Rather like Oxford and Cambridge, İstanbul University has a very long pedigree stretching right back to the 15th century and the reign of Sultan Mehmet II. At that time the Darülfünun was housed in the medreses attached to the huge Fatih Cami, the mosque built to commemorate the all-conquering sultan. Later it was rehoused in the medreses attached to the Şuleymaniye, Selimiye and Beyazidiye mosques before finally finding its new home - and its current name - here in 1933.

It may not look as if you can enter the grounds of the university but the gatekeepers will usually let you through in which case you will be able to walk to the base of the Serasker Kulesi (Beyazıt Tower), a fire-warning tower designed in 1828 by Senekerim Balyan to replace three wooden versions that had - you couldn't make it up! - burned down. Despite occasional suggestions that the tower will be opened to the public so that visitors can appreciate the magnificent view from the top so far there is no sign of this happening. 

At the far side of the university grounds stands the university rectorate, a grand building whose top floor houses an art gallery dedicated to the work of Turkey's first portrait painter, Feyhamam Duran (1886-1970), and his wife, Gülzin. Here, too, are paintings by Selim Turan (1915-94). The rectorate also hosts occasional temporary exhibitions.

If you leve the rectorate by the main entrance and turn right, leave by the side gate, then turn right again and then left into Tasodalar Sokağı you will come to the wooden house in which Duran lived. The walls of the house are mainly covered with calligraphic panels by Duran’s father, but upstairs in the bedroom there’s one especially delightful portrait of the young Güzin. Preserved in the garden is the atelier in which he and his wife produced their paintings. It's a delightful and unexpcted discovery in an otherwise grim setting although if you're unlucky you may arrive to find no one on site to let you in.

Back on Ordu Caddesi you will see a large striped brick building that houses the Othan Kemal Library. There has been a building on the site since the reign of Sultan Mehmet II who established the first Ottoman mint here. Once that was relocated to the Topkapı Palace the building was taken over by silversmiths. The current building dates back in part to 1707 when Sultan Mehmed IV's wife sponsored a rebuild after a fire.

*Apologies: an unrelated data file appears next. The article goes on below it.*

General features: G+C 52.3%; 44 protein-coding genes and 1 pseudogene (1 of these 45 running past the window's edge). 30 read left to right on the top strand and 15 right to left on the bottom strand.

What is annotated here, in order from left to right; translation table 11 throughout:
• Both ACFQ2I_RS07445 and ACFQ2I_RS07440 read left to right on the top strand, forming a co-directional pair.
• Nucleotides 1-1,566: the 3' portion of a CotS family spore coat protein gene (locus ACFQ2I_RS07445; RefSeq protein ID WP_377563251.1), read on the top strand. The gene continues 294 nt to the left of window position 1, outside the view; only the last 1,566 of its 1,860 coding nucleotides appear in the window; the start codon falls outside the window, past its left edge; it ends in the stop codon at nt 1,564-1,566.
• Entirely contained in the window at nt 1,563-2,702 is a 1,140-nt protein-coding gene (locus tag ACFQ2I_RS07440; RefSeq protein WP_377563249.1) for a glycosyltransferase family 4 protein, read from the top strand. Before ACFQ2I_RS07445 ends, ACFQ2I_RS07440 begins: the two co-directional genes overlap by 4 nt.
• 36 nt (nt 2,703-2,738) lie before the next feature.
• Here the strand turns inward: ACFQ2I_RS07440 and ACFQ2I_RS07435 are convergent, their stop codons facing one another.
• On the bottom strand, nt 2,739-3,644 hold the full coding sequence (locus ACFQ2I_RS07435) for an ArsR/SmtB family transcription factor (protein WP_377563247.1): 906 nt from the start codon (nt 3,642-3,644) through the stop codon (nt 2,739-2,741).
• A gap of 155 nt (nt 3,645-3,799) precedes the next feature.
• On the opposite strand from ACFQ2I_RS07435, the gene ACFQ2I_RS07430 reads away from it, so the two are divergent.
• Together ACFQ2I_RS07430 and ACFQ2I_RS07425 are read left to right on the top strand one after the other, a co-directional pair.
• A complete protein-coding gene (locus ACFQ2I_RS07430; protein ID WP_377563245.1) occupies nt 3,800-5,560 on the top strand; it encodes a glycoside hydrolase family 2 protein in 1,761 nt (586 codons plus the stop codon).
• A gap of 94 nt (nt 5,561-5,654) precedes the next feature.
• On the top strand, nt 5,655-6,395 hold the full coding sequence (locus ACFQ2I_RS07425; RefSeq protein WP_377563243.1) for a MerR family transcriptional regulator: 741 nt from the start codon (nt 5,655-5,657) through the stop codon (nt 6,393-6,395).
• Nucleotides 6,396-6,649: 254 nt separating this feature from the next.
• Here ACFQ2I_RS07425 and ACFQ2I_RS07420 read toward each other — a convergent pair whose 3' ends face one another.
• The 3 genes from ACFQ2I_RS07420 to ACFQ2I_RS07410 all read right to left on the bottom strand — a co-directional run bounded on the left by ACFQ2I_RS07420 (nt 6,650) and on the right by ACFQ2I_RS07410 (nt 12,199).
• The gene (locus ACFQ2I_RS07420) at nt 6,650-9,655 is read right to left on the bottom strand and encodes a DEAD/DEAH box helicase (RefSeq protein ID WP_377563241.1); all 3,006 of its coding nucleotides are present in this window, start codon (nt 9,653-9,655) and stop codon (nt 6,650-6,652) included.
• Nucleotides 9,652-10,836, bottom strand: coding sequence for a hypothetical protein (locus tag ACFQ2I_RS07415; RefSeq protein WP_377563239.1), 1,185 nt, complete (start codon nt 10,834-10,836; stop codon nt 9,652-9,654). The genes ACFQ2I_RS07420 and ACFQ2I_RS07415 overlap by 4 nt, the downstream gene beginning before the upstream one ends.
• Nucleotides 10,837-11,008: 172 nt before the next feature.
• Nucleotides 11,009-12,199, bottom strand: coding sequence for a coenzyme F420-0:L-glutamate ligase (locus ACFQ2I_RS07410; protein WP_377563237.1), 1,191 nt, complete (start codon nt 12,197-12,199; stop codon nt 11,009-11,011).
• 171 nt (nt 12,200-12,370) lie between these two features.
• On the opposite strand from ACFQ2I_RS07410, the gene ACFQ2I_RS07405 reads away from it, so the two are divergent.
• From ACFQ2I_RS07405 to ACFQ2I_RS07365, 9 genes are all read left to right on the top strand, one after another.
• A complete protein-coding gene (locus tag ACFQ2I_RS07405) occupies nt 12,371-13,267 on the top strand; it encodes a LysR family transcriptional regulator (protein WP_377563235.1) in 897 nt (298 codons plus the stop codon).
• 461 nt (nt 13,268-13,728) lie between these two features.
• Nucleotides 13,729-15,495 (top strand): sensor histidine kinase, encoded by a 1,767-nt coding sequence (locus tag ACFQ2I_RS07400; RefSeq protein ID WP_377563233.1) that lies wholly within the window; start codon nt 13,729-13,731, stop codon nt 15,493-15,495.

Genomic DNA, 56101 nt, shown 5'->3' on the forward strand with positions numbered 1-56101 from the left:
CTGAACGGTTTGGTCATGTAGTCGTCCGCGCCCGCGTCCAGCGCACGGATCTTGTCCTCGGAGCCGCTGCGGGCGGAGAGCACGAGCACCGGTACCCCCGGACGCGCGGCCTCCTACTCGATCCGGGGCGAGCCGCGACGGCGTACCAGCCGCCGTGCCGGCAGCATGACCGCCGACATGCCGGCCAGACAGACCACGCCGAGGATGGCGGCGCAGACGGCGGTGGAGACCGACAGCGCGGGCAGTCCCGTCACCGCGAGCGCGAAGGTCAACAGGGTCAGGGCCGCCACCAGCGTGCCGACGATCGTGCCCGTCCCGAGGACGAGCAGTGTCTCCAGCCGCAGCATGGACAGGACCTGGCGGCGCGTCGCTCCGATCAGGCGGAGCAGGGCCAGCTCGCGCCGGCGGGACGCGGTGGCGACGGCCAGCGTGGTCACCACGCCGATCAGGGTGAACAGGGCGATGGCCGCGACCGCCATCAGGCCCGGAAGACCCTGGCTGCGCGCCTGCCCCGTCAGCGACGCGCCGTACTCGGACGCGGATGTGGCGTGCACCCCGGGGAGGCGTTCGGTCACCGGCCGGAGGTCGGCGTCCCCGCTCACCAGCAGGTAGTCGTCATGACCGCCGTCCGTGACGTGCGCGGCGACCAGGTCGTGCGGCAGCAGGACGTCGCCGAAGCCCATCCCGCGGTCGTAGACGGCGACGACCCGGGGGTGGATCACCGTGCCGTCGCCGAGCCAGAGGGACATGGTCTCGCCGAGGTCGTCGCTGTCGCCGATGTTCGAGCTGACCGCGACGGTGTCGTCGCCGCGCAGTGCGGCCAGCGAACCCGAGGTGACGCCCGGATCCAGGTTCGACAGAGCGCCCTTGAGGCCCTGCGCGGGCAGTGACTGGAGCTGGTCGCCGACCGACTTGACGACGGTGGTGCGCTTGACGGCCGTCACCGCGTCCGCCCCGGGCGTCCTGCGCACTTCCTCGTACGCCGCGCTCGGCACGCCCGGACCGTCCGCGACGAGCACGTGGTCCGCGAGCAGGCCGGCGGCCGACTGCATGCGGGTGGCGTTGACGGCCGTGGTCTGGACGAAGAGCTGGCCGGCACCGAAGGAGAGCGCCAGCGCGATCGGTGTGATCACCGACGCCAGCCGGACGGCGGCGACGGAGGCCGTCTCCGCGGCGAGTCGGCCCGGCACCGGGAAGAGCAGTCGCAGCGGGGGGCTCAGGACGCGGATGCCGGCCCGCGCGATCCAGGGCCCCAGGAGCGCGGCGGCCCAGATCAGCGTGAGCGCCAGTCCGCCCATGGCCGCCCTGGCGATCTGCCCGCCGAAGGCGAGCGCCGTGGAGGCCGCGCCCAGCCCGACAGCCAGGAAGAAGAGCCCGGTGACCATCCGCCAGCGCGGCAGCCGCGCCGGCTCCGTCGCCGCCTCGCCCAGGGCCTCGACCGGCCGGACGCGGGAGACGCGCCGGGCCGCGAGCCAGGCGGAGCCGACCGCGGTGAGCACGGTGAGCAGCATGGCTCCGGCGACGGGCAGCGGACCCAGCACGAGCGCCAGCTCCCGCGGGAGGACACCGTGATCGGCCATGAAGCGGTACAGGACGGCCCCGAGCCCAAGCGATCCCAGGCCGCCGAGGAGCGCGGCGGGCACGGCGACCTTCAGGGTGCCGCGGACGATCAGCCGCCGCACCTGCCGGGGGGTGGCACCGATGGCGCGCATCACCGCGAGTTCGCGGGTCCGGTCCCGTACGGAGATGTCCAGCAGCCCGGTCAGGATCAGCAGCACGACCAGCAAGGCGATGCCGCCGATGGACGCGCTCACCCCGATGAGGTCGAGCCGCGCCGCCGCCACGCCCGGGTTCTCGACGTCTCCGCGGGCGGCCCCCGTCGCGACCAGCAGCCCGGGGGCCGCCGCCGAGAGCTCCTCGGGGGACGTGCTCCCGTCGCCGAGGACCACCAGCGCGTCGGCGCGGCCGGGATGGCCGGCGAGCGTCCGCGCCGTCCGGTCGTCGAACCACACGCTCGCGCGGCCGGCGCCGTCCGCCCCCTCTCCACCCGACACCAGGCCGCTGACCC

Hasan Paşa Medrese and flea market

Just west of the library is another building that was once part of a complex split asunder by the 1950s' road widening. The Hasan Paşa Hani (currently being restored) looks older than it actually is since it was only built in 1745 when the grand vizier Tokatlı Hasan Paşa commissioned the complex from the architect  Mustafa Çelebi.

Across the road and in the alley up the steps beside the Beyazıt Hamam is the graceful medrese with its glorious sebil and elaborate birdhouse complete with mini minarets that went with it. Today the han, its facade demolished by the road widening, serves as a mini bazaar while the medrese has been coopted for İstanbul University's Institute of Turkish Studies. 

Finally, if you plan to walk to Fatih from Beyazıt you should head west from the main square, passing behind the medrese/Museum of Calligraphy.

If you do this you will come out in the area known as Vezneciler behind İstanbul University's Literature Faculty. In the grounds you will see the newly restored sebil attached to the Kuyucu Murad Pasa Medrese, dating back to 1606. Most of the rest of the medrese is obscured by the clothing stalls lining the pavement although it seems likely that they will soon be cleared away and the entire complex cleaned up. You can also find the medrese if you continue past the Hasan Paşa Medrese and turn left at the end of the alley.